British broadcaster Channel 4 has become the first publicly owned UK TV station to air the Muslim call to prayer during the holy month of Ramadan.
The decision has caused controversy in the United Kingdom. The murder of soldier Lee Rigby in Woolwich last month has led to a number of anti-Islamic demonstrations and Islamophobic attacks.
The channel is to air a month long series of programmes, which focuses on Ramadan.
Ralph Lee, head of factual programming at Channel 4, defended the decision saying: “Our hope for the whole thing really is to draw attention to a significant minority in Britain. There are nearly three million Muslims in Britain. This will bring a bit of attention to the experience of Ramadan and what they are going through in this period.”
The Channel refuted claims that the programme is a publicity stunt.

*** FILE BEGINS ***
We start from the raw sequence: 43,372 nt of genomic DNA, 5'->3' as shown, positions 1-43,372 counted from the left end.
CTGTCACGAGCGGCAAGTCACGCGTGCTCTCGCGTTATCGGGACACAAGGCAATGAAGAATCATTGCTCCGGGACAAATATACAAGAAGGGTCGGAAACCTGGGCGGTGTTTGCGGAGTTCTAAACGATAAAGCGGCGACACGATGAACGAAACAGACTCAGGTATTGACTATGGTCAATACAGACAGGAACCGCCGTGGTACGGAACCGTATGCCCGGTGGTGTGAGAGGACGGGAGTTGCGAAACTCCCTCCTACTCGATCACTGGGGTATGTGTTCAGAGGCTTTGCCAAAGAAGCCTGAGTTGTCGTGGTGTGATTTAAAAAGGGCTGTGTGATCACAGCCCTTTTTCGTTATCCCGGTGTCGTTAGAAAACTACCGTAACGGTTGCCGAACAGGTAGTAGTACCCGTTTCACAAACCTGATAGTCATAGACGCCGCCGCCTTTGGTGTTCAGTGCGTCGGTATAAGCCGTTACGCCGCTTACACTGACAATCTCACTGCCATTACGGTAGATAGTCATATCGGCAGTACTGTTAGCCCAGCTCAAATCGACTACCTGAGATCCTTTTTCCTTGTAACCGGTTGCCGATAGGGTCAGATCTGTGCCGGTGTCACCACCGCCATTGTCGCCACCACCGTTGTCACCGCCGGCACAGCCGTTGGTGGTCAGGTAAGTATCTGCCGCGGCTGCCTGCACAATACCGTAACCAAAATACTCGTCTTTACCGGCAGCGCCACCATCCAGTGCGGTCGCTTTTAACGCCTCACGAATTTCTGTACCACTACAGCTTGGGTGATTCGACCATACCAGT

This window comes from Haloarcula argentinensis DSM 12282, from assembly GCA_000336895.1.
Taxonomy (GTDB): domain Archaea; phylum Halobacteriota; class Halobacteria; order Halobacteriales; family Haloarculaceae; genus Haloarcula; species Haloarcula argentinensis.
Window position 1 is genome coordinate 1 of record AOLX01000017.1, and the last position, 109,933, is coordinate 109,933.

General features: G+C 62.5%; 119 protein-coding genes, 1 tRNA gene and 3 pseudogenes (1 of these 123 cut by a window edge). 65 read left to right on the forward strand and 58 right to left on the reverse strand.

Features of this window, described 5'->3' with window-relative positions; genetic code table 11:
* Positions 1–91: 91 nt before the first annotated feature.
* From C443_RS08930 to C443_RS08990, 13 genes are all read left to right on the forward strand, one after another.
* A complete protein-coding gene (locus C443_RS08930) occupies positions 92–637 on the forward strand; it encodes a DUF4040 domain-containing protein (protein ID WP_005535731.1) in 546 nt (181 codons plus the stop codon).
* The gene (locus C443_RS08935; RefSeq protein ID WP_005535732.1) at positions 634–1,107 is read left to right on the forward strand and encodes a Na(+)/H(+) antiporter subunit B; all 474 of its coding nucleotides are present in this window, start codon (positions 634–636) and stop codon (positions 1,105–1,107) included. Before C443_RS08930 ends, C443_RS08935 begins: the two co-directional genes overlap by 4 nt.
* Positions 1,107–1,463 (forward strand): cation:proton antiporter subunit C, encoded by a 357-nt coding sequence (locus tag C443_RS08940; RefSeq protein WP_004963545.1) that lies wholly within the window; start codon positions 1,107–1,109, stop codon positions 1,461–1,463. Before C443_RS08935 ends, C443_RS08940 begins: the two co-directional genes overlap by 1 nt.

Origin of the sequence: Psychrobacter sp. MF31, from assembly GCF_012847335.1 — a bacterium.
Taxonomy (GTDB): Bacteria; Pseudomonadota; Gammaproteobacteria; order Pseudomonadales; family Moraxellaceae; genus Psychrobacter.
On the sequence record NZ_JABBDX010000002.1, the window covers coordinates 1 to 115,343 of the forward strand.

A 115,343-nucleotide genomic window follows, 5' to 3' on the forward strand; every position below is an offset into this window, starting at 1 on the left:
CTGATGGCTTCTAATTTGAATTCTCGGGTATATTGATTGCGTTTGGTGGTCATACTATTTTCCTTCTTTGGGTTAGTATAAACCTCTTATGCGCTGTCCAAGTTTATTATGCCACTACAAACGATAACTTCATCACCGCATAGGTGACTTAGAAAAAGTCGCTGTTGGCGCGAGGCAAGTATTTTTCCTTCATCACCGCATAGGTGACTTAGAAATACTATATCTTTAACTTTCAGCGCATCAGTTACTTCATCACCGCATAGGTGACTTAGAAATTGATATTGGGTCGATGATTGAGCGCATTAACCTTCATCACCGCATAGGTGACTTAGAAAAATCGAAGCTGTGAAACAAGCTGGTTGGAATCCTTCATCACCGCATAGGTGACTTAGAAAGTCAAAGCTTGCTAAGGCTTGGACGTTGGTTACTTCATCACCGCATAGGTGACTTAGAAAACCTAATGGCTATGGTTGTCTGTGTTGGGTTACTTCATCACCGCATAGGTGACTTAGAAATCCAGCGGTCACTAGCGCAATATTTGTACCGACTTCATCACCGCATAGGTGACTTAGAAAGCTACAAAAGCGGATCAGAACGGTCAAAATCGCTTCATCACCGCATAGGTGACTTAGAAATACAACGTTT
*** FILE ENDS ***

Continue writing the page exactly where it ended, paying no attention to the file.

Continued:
Anti-EU party UKIP said the move was provocative, while the Muslim Council of Britain applauded the decision.
On the streets opinion is divided with many Muslims fearing reprisals. One man said: “I think a lot of people who are not Muslim think its not a good idea, that Islam is taking over the country, which not a reality, it is completely different. So that is the way a lot of Muslims feel, that it is provocation, the timing is wrong.”
Since its launch in 1982 the publicly owned Channel 4 commercial TV channel has provided a platform for alternative and provocative programming.